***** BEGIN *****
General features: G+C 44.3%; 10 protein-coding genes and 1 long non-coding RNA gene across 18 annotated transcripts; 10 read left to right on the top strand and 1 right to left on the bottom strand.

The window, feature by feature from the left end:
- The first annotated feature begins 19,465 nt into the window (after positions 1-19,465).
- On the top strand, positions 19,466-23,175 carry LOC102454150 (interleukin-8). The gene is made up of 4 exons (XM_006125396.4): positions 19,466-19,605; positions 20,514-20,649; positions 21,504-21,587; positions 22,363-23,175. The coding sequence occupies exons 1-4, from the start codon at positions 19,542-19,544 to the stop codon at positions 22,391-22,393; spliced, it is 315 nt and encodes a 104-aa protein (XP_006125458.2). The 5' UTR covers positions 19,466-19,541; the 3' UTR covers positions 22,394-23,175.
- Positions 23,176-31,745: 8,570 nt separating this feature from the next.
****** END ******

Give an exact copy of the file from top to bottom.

General features: G+C 44.3%; 10 protein-coding genes and 1 long non-coding RNA gene across 18 annotated transcripts; 10 read left to right on the top strand and 1 right to left on the bottom strand.

The window, feature by feature from the left end:
- The first annotated feature begins 19,465 nt into the window (after positions 1-19,465).
- On the top strand, positions 19,466-23,175 carry LOC102454150 (interleukin-8). The gene is made up of 4 exons (XM_006125396.4): positions 19,466-19,605; positions 20,514-20,649; positions 21,504-21,587; positions 22,363-23,175. The coding sequence occupies exons 1-4, from the start codon at positions 19,542-19,544 to the stop codon at positions 22,391-22,393; spliced, it is 315 nt and encodes a 104-aa protein (XP_006125458.2). The 5' UTR covers positions 19,466-19,541; the 3' UTR covers positions 22,394-23,175.
- Positions 23,176-31,745: 8,570 nt separating this feature from the next.